Dec 12, 2013

Life is Beautiful

by Kari Diane Pike

I love life. Life is beautiful. The earth and all the rest of God's creations are magnificent -- every single one of them. That includes you and me, by the way. We are magnificent!

Let me backtrack for a minute. A marketing student at BYU contacted me recently for help on a project. Here is part of what he asked:

  • Think about how you feel about the [BYU]Creamery. What thoughts and feelings come to mind? It might be helpful to take a minute and write down your different thoughts and feelings about [brand/product]. 
  • Find 5 – 7 pictures that express those different thoughts and feelings you have about the Creamery. These pictures may come from the Internet, newspapers, magazines, a photo album, etc.The pictures you select need only have meaning to you. For example, in another project about financial planning, someone brought in a picture of a traffic jam to show the frustration she felt about financial planning, and another person brought in a picture of a trophy to represent his goals for financial planning. Again, the pictures should represent how you think and feel about the Creamery.
This took a lot of thought and turned out to be a lot more difficult than I imagined. But we had a delightful discussion.  Afterwards, I realized that I could use the same technique to ponder on how I feel about a great many things: family, the gospel, bacon, scriptures, chocolate, adversity, oh, wait! Life!

I've been taking another look at photographs and journal entries and asking myself what is it about those pictures and memories that make them stand out? Why did I take the picture? Why did I record that experience? What was happening? Why does one event stand out in my mind over other events?

I'm sure you can find all kinds of doctoral theses on this subject, but one word came to my mind -- opposition. Of course, that word lead me to think of others: adversity, diversity, change (I seem to be fixated on that word lately), growth, strength, etc.

What makes life beautiful? Tall mountains, deep valleys, icy winters, glorious summers, and green spring times. I remember those things and those people who have challenged and loved and taught me the most. While there are times I welcome a flat and easy road, it doesn't take long for me to start dozing off. The challenge of climbing and negotiating switchbacks, keeps me mindful of the path I want to take.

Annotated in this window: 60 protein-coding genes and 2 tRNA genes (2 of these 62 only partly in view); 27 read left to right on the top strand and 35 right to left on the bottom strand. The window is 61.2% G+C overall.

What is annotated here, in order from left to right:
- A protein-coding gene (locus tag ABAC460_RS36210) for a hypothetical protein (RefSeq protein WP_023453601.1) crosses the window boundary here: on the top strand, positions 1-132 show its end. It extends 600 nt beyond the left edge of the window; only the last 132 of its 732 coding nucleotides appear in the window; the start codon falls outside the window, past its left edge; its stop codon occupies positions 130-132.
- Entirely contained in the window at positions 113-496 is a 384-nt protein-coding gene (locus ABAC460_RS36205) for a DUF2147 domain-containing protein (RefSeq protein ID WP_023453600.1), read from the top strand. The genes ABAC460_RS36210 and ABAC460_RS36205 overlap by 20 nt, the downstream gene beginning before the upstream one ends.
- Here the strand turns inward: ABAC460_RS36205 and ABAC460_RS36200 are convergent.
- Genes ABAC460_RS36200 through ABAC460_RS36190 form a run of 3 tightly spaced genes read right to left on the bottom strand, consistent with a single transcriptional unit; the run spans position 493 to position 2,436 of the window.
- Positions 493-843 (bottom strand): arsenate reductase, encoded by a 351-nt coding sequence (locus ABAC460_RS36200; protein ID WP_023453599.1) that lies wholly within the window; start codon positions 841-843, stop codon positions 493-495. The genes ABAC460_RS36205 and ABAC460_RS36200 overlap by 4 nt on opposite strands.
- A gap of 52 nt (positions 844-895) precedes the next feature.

I thought about this last week during a family hike up a trail in the South Mountain Preserve here in the Phoenix Valley. The variety of the landscape thrilled me. (Heavenly Father is the ultimate landscape artist!) Climbing the rocky switchbacks presented an invigorating challenge. I loved the sense of accomplishment that came as we reached each viewpoint. The last bit of trail to the summit required a bit of scrambling. I had my ten-month-old grandson in a pack on my back and I stopped to shift his weight a little so I could be sure of my balance. I looked up and studied the steep trail. Big mistake. Unlike the path during the rest of the hike, I couldn't see anything beyond the summit except blue sky and clouds. There would be nothing to hang on to, nothing to keep me from falling over the other side (Yes, I have a problem with heights). Every nerve in my body screamed "Danger, Will Robinson! Danger! Danger!"(and yes, this reference tells you how old I am).

I let the rest of the family go ahead of me. They gave me words of encouragement, suggestions for the best footholds, and reached out helping hands. But I couldn't bring myself to finish the climb. I watched their expressions as they enjoyed the view from the top. Fear was keeping me from enjoying the fullness of the experience. That thought brought feelings of disappointment and discouragement. I decided enough was enough. I took a big gulp of what might have proved to be my last breath, and asked for help. Loving hands and voices guided my every step. My daughter probably still has bruises from where I grasped her arm. The best part was feeling my eternal companion's arms around me and hearing him whisper, "I love you. Good job!" (The grandbaby slept through the experience.)

Since then, I've pictured my loving Father in Heaven just waiting for me to look up and trust Him to guide my path through life. He allows me to choose whether or not I will make the climb at all. He sent His Son to mark the path. When I ask for help, He sends the Holy Spirit and angels to direct my path and lift me up. He's waiting for me to return to Him and feel His embrace and hear His voice saying, "Well done. I love you."

A few brave family members at the top of South Mountain
One of my beautiful and brave daughters.

One of my handsome and brave sons.

How do your challenges make life more beautiful for you?

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